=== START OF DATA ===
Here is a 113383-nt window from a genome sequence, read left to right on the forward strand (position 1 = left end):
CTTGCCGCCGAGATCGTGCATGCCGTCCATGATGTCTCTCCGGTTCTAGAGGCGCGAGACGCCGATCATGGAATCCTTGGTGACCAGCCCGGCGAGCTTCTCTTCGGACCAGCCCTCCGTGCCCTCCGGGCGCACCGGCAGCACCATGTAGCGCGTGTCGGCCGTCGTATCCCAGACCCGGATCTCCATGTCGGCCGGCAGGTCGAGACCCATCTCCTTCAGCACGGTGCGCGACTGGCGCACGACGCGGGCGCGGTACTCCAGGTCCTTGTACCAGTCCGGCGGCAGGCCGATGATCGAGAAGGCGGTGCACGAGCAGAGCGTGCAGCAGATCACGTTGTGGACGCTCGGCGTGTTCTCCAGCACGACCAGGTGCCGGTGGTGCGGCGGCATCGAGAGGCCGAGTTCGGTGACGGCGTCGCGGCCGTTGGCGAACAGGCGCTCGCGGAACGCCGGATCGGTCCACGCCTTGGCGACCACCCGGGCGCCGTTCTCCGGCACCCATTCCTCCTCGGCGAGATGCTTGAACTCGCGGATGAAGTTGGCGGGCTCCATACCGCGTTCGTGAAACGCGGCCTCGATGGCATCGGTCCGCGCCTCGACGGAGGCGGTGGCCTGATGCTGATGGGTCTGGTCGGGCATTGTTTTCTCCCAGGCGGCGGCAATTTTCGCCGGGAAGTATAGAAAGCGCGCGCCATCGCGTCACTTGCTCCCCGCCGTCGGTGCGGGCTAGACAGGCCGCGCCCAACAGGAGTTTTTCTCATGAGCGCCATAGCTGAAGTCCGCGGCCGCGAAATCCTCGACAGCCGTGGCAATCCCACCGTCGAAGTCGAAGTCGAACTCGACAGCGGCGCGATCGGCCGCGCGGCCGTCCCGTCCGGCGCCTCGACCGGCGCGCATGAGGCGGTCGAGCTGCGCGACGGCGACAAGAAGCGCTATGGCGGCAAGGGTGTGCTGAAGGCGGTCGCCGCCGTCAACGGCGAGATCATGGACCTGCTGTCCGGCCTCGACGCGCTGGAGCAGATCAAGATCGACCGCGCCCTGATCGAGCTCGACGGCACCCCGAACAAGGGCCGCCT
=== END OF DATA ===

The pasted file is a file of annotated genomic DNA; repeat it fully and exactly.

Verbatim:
Here is a 113383-nt window from a genome sequence, read left to right on the forward strand (position 1 = left end):
CTTGCCGCCGAGATCGTGCATGCCGTCCATGATGTCTCTCCGGTTCTAGAGGCGCGAGACGCCGATCATGGAATCCTTGGTGACCAGCCCGGCGAGCTTCTCTTCGGACCAGCCCTCCGTGCCCTCCGGGCGCACCGGCAGCACCATGTAGCGCGTGTCGGCCGTCGTATCCCAGACCCGGATCTCCATGTCGGCCGGCAGGTCGAGACCCATCTCCTTCAGCACGGTGCGCGACTGGCGCACGACGCGGGCGCGGTACTCCAGGTCCTTGTACCAGTCCGGCGGCAGGCCGATGATCGAGAAGGCGGTGCACGAGCAGAGCGTGCAGCAGATCACGTTGTGGACGCTCGGCGTGTTCTCCAGCACGACCAGGTGCCGGTGGTGCGGCGGCATCGAGAGGCCGAGTTCGGTGACGGCGTCGCGGCCGTTGGCGAACAGGCGCTCGCGGAACGCCGGATCGGTCCACGCCTTGGCGACCACCCGGGCGCCGTTCTCCGGCACCCATTCCTCCTCGGCGAGATGCTTGAACTCGCGGATGAAGTTGGCGGGCTCCATACCGCGTTCGTGAAACGCGGCCTCGATGGCATCGGTCCGCGCCTCGACGGAGGCGGTGGCCTGATGCTGATGGGTCTGGTCGGGCATTGTTTTCTCCCAGGCGGCGGCAATTTTCGCCGGGAAGTATAGAAAGCGCGCGCCATCGCGTCACTTGCTCCCCGCCGTCGGTGCGGGCTAGACAGGCCGCGCCCAACAGGAGTTTTTCTCATGAGCGCCATAGCTGAAGTCCGCGGCCGCGAAATCCTCGACAGCCGTGGCAATCCCACCGTCGAAGTCGAAGTCGAACTCGACAGCGGCGCGATCGGCCGCGCGGCCGTCCCGTCCGGCGCCTCGACCGGCGCGCATGAGGCGGTCGAGCTGCGCGACGGCGACAAGAAGCGCTATGGCGGCAAGGGTGTGCTGAAGGCGGTCGCCGCCGTCAACGGCGAGATCATGGACCTGCTGTCCGGCCTCGACGCGCTGGAGCAGATCAAGATCGACCGCGCCCTGATCGAGCTCGACGGCACCCCGAACAAGGGCCGCCT